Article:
ENTERIC BACTERIAL INFECTIONS wide variety of micro-organisms commonly found in the gastrointestinal‘ tract, particularly the gram-negative, nonsporulating bacilli, have become increasingly important in clinical medicine. They are the principal organ: isms found in, infections of the abdominal viscera, peritoneum, and urinary tract, as well as being • frequent secondary ‘invaders of the respiratory tract, burned’ or traumatized skin, and sites of decreased host resistance and instrumentation. Currently, they are the most frequent cause of life-threatening bacteremia. Infections with these organisms will be considered together because of their common habitat in the gut and on mucous surfaces, the similarity of epidemiologic and pathogenic characteristics, and the common approach used in diagnosis, treatment, and prevention. Bacteriology.
The gastrointestinal flora is exceedingly complex, The large intestine contains about 1010 to 10″ organisms per gram of contents. Of these, 90 to 95 percent are obligate anaerobes. Most, common are the gram-negative bacilli, Bacteroides, and Fusobacterium, gram-positive bacilli including Bifidobacterium, Eu-bacterium, Corynebacterium ‘species, and a wide variety of anaerobic streptococci. Other anaerobes include the gram-positive spore-forming rods of the Clostridia species and gram-negative cocci, Veillonella. Lactobacilli and enterococci are also present. ENTERIC BACTERIAL INFECTIONS well-known aerobic gram-negative rods, which are members of the family Enterobacteriaceae account for only 5 to 10 percent of the total flora. These include the most common, E. coli, as well as the Klebsiella-Enterobacter group, Proteus, Providencia, Edwardsiella, Serratia, and, under pathologic conditions, Salmonella and Shigella.
Pseudomonas is entirely unrelated.
ENTERIC BACTERIAL INFECTIONS species, and is usually found in only small numbers in the bower. Various yeasts and related forms are also found in lesser numbers in the normal large intestine: Although the human gastrointestinal tract is usually considered to be colonized in the anatomic regions proximal to the cardia of the stomach and distal to the ileocecal valve, recent studies have demonstrated organisms in the jejunum and almost always in the ileum; Moderate changes in the diet do not affect the ratio of predominant bacteria in the feces, but antimicrobial therapy has a strong selective effect and is the single most important reason for the increasing emergence in human infection of these heretofore unusual organisms. All the micro-organisms of the gastrointestinal tract are potentially pathogenic under conditions of altered host resistance. The major diagnostic problem is to differentiate superficial colonization from actual tissue invasion. Endotoxins.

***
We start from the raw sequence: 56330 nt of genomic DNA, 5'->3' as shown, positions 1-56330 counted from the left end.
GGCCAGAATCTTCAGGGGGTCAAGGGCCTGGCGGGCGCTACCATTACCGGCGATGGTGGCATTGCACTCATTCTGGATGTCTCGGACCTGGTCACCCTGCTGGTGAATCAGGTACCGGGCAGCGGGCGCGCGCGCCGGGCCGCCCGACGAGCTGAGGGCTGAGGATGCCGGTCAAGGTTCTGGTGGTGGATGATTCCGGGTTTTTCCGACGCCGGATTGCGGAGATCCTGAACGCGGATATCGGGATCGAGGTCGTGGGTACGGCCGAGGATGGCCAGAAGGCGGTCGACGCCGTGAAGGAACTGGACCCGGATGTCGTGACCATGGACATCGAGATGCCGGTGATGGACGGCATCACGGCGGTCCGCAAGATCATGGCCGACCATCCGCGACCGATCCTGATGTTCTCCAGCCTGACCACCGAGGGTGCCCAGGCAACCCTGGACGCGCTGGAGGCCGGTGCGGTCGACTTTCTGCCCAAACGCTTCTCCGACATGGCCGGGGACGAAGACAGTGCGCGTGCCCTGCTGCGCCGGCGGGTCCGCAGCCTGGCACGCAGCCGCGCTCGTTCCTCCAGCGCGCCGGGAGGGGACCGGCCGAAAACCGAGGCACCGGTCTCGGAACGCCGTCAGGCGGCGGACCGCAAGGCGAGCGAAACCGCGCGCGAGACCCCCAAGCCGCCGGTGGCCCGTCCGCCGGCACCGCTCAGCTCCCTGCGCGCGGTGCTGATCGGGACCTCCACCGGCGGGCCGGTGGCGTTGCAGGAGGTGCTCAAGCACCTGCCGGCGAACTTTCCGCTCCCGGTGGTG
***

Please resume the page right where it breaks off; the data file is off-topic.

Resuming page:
The gram-negative bacteria of the gastrointestinal tract produce disease by the invasion of tissue and by the release of a pharmacologically active lipopolysaCcharide from the cell wall, known as endotoxin. EndOtoxins from a wide variety of unrelated species behave quite similarly, regardless of the inherent pathogenicity of the micro-organism from which they are de-rived or their antigenic structure. In the intact micro-organism, they exist as corn-, plexes of lipid, polysaccharide, and protein. The biologic activity seems to be a property of the lipid and carbohydrate portions. When inoculated intravenously, the endotOXins cause fever, leukopenia, circulatory collapse; capillary hemorrhages, necrosis of tumors, and the Shwartzman phenomenon.
Noteworthy is the remarkable tolerance that develops after repeated injections of endotoxin. For example, the first intravenous injection in a man of as little as 0.01 ml. of typhoid vaccine will give rise to a violent response, with chill and high fever; yet after 10 to 14 daily injections of in-. creasing quantities, the subject can accept 25 ml. or more without symptoms and with only a slight rise in temperature. This state of tolerance is not obviously dependent on specific antibodies; it ex-tends to endotoxins of unrelated bacterial strains. The clinical-features of graM-negative bacteremia (vide infra)’resemble the reaction of laboratory animals or man to intravenous injection of purified endotoxin preparations, and may well represent a direct “pharmacologic” response to bacterial.
The phenomenon of endotoxin. tolerance may explain the remarkable tendency of the symptoms of pyelonephritiS to subside spontaneously. By contrast, endotoxin tolerance is not a feature of experimental typhoid fever; ‘but, rather, volunteers infected with this organism have been Shown’ to be hypersensitive to its effects. ElidotOxin tolerance is currently under intensive study because of the presumed important pathologic effect of this substance. Tolerance may be due to enhanced removal by the reticuloendothelial system, enzymatic -degradation, cellular desensitization, a common immunologic factor, or combinations of these.
Antibodies to the 0 or somatic antigens of E. coli have been most extensively studied. Very low titers are present in human newborns, presumably because they are mostly of the high molecular weight IgM variety, and do not readily pass the placenta. Human colostrum is rich in 0 antibodies, but this is not absorbed during breastfeeding. Colonization of the digestive tract, however, is soon accompanied by appearance of a wide variety of antibodies in serum, which contains virtually all the E. coli 0 antibodies by one year of age. Serologic response to the specific 0 antigens of the invading strain of E. coli can be demonstrated in acute pyelonephritis. It is likely that the great susceptibility of the new-born to overwhelming gram-negative bacterial sepsis is related to lack of maternal antibodies.